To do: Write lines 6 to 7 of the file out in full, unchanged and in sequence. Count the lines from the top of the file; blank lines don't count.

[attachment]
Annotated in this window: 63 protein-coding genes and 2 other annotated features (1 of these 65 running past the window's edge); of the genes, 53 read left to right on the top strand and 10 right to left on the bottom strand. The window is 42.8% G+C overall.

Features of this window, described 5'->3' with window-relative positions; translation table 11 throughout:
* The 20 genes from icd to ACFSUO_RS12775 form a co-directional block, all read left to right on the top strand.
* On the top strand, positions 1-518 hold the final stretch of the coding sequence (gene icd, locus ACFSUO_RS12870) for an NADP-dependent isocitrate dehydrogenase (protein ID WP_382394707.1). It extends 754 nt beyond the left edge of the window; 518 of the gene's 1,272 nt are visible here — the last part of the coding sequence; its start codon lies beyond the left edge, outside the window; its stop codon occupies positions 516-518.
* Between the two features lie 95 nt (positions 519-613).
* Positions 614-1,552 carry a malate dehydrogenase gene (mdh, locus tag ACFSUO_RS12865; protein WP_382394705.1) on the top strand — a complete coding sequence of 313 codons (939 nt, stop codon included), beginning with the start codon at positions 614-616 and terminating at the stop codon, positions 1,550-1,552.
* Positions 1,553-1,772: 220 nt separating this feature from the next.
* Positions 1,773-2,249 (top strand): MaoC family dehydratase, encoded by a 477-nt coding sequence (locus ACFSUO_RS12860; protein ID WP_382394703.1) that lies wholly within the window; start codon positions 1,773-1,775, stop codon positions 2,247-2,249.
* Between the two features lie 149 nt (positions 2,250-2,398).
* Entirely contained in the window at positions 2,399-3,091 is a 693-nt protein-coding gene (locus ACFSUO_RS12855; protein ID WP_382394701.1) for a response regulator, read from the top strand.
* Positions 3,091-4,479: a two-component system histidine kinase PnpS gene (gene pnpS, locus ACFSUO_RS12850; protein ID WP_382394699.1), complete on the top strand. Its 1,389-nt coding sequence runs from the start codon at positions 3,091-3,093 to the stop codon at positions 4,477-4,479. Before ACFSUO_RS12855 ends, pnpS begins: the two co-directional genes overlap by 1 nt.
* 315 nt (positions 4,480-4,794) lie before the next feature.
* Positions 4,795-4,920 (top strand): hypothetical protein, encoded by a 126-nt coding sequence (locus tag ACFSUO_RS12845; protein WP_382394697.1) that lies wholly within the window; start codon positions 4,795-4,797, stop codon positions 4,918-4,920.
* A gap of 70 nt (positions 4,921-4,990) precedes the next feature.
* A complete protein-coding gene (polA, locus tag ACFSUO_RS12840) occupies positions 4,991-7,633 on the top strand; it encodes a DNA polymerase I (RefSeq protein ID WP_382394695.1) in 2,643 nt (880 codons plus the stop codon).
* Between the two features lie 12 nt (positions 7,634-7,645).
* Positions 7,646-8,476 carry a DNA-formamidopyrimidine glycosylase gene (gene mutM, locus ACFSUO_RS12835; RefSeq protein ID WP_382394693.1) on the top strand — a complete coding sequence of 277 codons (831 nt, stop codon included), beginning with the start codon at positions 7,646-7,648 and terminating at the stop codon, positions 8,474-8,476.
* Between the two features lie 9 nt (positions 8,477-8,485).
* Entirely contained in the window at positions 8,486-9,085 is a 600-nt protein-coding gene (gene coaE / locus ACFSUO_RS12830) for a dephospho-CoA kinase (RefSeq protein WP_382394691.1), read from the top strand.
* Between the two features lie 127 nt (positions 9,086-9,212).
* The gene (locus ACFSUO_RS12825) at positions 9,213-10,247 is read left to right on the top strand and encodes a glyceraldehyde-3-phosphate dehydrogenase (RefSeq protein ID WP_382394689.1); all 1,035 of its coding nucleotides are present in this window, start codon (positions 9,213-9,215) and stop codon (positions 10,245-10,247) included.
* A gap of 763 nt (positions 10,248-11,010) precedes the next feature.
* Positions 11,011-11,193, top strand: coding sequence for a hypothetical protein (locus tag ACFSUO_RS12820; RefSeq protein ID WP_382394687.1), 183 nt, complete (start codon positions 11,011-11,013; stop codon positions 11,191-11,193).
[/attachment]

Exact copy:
* Positions 614-1,552 carry a malate dehydrogenase gene (mdh, locus tag ACFSUO_RS12865; protein WP_382394705.1) on the top strand — a complete coding sequence of 313 codons (939 nt, stop codon included), beginning with the start codon at positions 614-616 and terminating at the stop codon, positions 1,550-1,552.
* Positions 1,553-1,772: 220 nt separating this feature from the next.